Northern Ireland has been without a devolved government since January 2017, when the power-sharing assembly collapsed due to the departure of deputy first minister Martin McGuinness of Sinn Fein, who resigned in protest at the DUP’s handling of a botched energy scheme.

An election was held in March, but Sinn Fein refused to rejoin the assembly without significant concessions from the DUP, notably making Irish an official language of Northern Ireland, something the DUP has categorically ruled out.

Despite the best efforts of the UK Government, former US president Bill Clinton, who was instrumental in brokering the original Good Friday Agreement, and even the offer of help from Donald Trump, both sides remain at loggerheads.

Government departments have continued to run a bare-bones service, as a result of Stormont civil servants and Westminster’s Northern Ireland ministers taking a greater decision-making role than normal.

However, many fear that Northern Ireland currently does not have the infrastructure to cope with the fallout of no-deal Brexit without a return to direct rule, the BBC reports. 

Theresa May has admitted that implementing a no-deal Brexit in Northern Ireland in its present state would “require some form of direct application of powers here from Westminster”.

How would a hard border affect the GFA?

Although the Good Friday Agreement does not outline specific border arrangements between the two nations, it does enshrine “cross-border co-operation” as a key principle.

Katy Hayward, reader in sociology at Queen's University Belfast, told the BBC that the current frictionless border is seen by both communities as a “bellwether” of peaceful relations.

“Avoiding a hard border has been put at the heart of this process as a priority for both the UK and EU because they recognise the symbolism of the current openness of the border,” she said.

Speaking last year on the 20th anniversary of the GFA, George Mitchell, who as US Special Envoy for Northern Ireland chaired the talks, warned that a perfect storm of direct rule and a hard border could lead to “serious trouble” in community relations.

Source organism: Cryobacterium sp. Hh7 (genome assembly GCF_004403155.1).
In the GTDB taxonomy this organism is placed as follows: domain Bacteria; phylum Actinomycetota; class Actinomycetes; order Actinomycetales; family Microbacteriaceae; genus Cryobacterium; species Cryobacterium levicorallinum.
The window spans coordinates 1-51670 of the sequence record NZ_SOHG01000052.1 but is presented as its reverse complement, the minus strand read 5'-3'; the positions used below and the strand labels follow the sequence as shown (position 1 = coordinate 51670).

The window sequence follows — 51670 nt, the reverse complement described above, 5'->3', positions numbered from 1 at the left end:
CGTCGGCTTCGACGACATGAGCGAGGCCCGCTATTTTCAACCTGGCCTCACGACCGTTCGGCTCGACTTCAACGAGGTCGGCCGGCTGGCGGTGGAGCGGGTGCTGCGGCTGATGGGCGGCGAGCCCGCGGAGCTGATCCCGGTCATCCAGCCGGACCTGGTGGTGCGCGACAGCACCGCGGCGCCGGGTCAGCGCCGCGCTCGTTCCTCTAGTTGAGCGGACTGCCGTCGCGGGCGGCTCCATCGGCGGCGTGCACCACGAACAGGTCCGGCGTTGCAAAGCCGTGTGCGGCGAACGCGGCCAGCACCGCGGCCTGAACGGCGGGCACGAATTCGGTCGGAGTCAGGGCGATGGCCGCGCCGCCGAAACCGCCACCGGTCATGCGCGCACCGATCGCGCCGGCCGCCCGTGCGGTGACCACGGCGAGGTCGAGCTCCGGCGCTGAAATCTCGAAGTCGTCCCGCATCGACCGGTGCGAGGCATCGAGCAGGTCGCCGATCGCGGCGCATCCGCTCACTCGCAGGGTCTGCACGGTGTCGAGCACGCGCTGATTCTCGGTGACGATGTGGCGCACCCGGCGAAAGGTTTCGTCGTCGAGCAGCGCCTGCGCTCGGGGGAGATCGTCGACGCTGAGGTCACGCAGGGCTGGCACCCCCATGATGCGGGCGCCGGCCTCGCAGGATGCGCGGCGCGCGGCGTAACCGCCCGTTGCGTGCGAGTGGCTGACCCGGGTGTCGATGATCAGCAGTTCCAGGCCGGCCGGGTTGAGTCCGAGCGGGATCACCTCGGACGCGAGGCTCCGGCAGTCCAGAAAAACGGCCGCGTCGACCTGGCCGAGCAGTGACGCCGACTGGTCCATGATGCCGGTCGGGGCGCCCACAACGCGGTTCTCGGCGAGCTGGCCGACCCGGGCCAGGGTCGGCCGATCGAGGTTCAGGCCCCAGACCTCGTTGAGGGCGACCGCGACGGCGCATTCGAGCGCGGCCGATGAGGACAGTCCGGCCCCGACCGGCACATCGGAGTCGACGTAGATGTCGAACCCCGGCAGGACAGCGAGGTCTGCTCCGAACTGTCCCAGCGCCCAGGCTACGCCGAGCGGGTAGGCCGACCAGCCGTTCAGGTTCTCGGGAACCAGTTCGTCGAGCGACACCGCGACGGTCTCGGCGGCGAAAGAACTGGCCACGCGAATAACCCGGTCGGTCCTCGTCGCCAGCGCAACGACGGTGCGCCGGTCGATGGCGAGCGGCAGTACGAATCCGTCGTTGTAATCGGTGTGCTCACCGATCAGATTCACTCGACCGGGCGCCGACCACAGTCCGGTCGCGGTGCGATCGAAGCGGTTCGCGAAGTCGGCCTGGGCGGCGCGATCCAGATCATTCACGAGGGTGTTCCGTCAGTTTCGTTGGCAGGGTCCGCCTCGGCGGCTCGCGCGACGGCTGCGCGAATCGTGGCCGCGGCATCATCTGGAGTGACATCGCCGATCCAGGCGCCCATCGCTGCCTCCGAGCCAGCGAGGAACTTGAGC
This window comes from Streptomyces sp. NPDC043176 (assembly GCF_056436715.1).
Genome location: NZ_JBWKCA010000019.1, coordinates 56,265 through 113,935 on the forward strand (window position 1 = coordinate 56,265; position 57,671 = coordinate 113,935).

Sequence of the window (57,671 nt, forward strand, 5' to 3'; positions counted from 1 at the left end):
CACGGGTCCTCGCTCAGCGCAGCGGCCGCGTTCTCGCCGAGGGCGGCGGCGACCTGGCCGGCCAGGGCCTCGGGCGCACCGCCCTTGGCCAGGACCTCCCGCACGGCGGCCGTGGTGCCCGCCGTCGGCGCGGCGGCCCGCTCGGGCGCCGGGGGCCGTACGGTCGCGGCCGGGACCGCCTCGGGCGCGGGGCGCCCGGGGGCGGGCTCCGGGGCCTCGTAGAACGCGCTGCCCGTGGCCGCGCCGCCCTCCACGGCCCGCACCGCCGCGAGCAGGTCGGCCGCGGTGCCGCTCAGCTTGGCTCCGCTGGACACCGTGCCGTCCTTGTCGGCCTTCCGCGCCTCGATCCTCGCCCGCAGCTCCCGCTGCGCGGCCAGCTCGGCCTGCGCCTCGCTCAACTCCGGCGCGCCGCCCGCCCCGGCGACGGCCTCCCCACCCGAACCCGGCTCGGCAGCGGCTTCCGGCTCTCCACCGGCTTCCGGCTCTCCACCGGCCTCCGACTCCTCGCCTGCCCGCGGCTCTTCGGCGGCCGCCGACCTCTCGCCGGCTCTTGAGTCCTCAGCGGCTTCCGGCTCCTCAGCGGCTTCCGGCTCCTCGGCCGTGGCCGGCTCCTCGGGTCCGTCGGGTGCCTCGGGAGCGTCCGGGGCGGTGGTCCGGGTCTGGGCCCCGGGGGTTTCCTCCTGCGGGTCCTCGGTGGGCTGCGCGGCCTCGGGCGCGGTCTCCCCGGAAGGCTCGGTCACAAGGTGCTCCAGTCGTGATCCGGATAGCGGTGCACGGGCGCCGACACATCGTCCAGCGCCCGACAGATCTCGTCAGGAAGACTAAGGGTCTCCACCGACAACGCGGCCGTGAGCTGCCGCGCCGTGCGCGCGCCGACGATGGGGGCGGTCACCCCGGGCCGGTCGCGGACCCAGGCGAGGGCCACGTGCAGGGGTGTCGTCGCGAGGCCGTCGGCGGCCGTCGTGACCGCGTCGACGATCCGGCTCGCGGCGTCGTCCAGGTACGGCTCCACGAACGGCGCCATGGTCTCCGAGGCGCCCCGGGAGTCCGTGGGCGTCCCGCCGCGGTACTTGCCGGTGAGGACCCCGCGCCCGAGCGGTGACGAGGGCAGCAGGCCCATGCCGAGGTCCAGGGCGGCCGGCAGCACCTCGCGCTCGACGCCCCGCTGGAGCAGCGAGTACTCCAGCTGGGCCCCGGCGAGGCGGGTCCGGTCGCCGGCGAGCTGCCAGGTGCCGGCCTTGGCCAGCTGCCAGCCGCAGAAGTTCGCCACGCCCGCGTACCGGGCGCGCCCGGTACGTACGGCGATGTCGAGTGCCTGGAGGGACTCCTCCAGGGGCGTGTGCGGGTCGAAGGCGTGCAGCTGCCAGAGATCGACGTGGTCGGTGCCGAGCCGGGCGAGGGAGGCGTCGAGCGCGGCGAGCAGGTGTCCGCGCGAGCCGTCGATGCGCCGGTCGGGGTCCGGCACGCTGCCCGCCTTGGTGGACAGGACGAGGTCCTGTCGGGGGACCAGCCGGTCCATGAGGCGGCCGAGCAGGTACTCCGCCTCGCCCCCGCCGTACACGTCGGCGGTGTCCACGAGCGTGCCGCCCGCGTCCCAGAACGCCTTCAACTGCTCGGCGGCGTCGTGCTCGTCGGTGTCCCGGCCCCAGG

A physical division between the nations could mean that “stereotyping resumes, demonisation resumes and people turn inward”, with tensions further exacerbated by the power vacuum at Stormont, he said.

In addition, Westminster Brexiteers are “wilfully ignorant” if they imagine that “the nationalist population in border areas would tolerate cameras and electronic devices used to monitor the border where it cuts through their fields and villages”, writes The Independent’s Patrick Cockburn. 

“If customs are sent they will need police to protect them and the police in turn will need the army. We will be back to a militarised frontier,” he says.

A report published in February by Irish senator Mark Daly and Unesco chairmen Professors Pat Dolan and Mark Brennan was clear that the issue of a resurgence of sectarianism was a question of “when” rather than “if” in the event of a hard border. 

“There will be a return to violence in Northern Ireland in the event of the installation of infrastructure, custom checks and security on the Irish border,” they wrote, adding: “The only issue is the scale of the violence.”